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I have a set of items that I want to filter in ng-repeat using an ng-model as the string to filter the set, so far I haven't found a way to make it work when the expression is negated, I'm doing something like this:

<select ng-model="languageOrigin" ng-change="updatePrice()">
             <option ng-repeat="language in languages">{{language}}</option>
</select>
<select ng-model="languageDestination" ng-change="updatePrice()">
            <option ng-repeat="language in languages | filter:!languageOrigin">{{language}}</option>
</select>

In the documentation, it says that we should use ! to negate the expression but still no luck.

What am I doing wrong?

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1  
If your filter is a method (not string or model) solution is posted here: stackoverflow.com/questions/13464809/… – Denis Pshenov Jul 23 '13 at 13:31
up vote 28 down vote accepted

'!' character prepend to the filter string, like below:

filter:'!'+languageOrigin

<select ng-model="languageOrigin" ng-change="updatePrice()">
  <option ng-repeat="language in languages">{{language}}</option>
</select>
<select ng-model="languageDestination" ng-change="updatePrice()">
  <option ng-repeat="language in languages | filter:'!'+languageOrigin">{{language}}</option>
</select>
share|improve this answer
    
That was the problem. the '!' needs to be a character. Thanks! – lgomezma Nov 19 '12 at 10:22
    
Use ng-options on select instead of ng-repeat. – EpokK Jul 24 '13 at 14:00
    
Is this still supported in v1.2.0rc1? I can't get this to work. – David Rivers Aug 28 '13 at 16:10
1  
Still supported in 1.2.14 @DavidRivers – Alan H Mar 4 '14 at 19:06
1  
Note: if the filter is a method, you need to do something like stackoverflow.com/a/17811582/175830 – Jason Axelson Mar 16 '15 at 23:53

If using objects, you might also be interested in the following:

<li data-ng-repeat="obj in objs | filter:({obj_attr: '!obj_val'})">
   ...
</li>

Tested in AngularJS 1.1.5.

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1  
it works when obj_attr contains string values but how should I specify not null? or not ''(empty) string? – Ovidiu Buligan Oct 22 '13 at 13:15
    
that example did it for me, but beware that if you want to filter based on strings not empty, it will look awful but still work: filter: {prop: '!' } where '!' simply translates to 'not empty'. Ugly, but it works :) – Jesper Rønn-Jensen Jun 11 '15 at 13:49

UPDATE: see ENDOH takanao's answer.

Looking at the AngularJS source code, it appears that '!' negates the result of the predicate, not the predicate itself:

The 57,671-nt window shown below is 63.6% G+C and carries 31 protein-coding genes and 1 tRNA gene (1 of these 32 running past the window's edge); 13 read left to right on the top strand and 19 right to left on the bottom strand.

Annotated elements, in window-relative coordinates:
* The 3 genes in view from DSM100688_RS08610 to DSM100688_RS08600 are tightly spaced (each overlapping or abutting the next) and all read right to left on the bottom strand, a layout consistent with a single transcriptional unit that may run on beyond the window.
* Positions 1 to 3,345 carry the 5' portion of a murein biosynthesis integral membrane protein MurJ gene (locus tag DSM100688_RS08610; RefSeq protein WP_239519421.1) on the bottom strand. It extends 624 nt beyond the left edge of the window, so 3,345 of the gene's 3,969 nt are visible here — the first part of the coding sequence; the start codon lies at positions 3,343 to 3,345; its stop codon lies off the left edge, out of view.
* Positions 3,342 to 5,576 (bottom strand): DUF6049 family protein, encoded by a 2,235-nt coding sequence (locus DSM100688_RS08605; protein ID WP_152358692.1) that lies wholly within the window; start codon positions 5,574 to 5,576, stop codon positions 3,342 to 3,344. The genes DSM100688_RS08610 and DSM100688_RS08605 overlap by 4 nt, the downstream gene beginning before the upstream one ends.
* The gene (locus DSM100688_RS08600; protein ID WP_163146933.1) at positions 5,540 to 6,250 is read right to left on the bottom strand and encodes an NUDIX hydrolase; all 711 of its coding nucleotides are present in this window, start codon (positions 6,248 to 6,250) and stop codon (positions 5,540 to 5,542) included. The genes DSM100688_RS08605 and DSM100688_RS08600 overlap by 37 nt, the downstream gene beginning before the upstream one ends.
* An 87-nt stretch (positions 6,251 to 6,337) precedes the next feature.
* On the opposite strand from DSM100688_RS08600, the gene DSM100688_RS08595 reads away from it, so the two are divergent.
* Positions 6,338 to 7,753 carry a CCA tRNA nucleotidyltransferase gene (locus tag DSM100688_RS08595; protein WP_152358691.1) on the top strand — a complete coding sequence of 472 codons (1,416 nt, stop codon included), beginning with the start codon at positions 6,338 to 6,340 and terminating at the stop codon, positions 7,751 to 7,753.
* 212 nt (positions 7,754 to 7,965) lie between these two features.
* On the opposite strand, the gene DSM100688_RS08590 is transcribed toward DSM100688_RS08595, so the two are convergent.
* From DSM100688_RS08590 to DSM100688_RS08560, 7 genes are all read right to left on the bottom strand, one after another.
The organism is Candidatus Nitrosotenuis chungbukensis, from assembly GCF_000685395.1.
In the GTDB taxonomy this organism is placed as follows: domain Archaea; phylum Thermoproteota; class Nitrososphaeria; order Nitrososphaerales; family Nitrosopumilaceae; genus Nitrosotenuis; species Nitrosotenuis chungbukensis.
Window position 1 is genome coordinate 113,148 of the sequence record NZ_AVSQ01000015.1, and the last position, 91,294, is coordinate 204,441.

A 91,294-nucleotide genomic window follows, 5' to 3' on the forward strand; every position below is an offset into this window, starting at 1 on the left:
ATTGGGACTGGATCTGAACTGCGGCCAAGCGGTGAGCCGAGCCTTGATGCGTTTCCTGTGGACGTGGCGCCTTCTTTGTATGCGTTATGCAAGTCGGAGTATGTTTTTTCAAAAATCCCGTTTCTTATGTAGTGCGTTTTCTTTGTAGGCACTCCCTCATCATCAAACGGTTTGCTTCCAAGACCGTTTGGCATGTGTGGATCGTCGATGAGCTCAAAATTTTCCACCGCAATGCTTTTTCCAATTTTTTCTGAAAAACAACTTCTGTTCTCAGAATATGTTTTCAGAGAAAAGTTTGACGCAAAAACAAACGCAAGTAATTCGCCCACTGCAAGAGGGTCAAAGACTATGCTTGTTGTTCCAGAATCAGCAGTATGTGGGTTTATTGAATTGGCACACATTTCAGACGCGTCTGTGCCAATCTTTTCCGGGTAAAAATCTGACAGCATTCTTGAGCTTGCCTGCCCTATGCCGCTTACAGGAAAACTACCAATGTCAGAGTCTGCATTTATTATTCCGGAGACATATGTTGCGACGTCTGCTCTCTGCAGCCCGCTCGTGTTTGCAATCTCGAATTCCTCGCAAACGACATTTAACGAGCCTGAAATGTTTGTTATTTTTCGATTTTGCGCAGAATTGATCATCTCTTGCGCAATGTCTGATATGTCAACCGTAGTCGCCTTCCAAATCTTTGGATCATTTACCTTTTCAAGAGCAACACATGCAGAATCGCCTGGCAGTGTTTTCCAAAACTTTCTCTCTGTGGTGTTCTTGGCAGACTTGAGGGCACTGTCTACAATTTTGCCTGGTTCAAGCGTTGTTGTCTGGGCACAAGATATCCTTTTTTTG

var search = function(obj, text){
    if (text.charAt(0) === '!') {
       return !search(obj, text.substr(1));
    }
    switch (typeof obj) {
    ...

So, one way to work around this is to [If you don't like the '!'+myFilter syntax,] you can define your own predicate function in your controller:

$scope.inverseOriginFilter = function(item) {
    return item.search($scope.languageOrigin) == -1
}

Then use it in your HTML:

<select ng-model="languageDestination" ng-change="updatePrice()" 
    ng-options="language for language in languages | filter:inverseOriginFilter">
</select>

Example fiddle.

share|improve this answer
    
that works indeed, but I was wondering if it shouldn't be directly implemented by AngularJS... – lgomezma Nov 8 '12 at 12:26
    
this works fine if your model for each select drop down is the Destination itself, but what if its attached to something else already? – whitebox Mar 6 '13 at 23:08

If you're using a method to filter than prefixing the method name with '!' will not work. Instead you can do something like:

// You can register this in your AppCtrl if you like, otherwise just use $scope.
$rootScope.not = function(func) {
    return function (item) { 
        return !func(item); 
    }
};

Then you do:

filter:not(myFilterMethod)

In your html it would look like:

<select ng-model="languageDestination" ng-change="updatePrice()">
  <option ng-repeat="language in languages | filter:not(languageOrigin)">{{language}}</option>
</select>

Reference: http://stackoverflow.com/a/17811582/175830

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I'm using 1.3.15 and ENDOH's solution did not work. Instead, filter:'!':languageOrigin worked for me.

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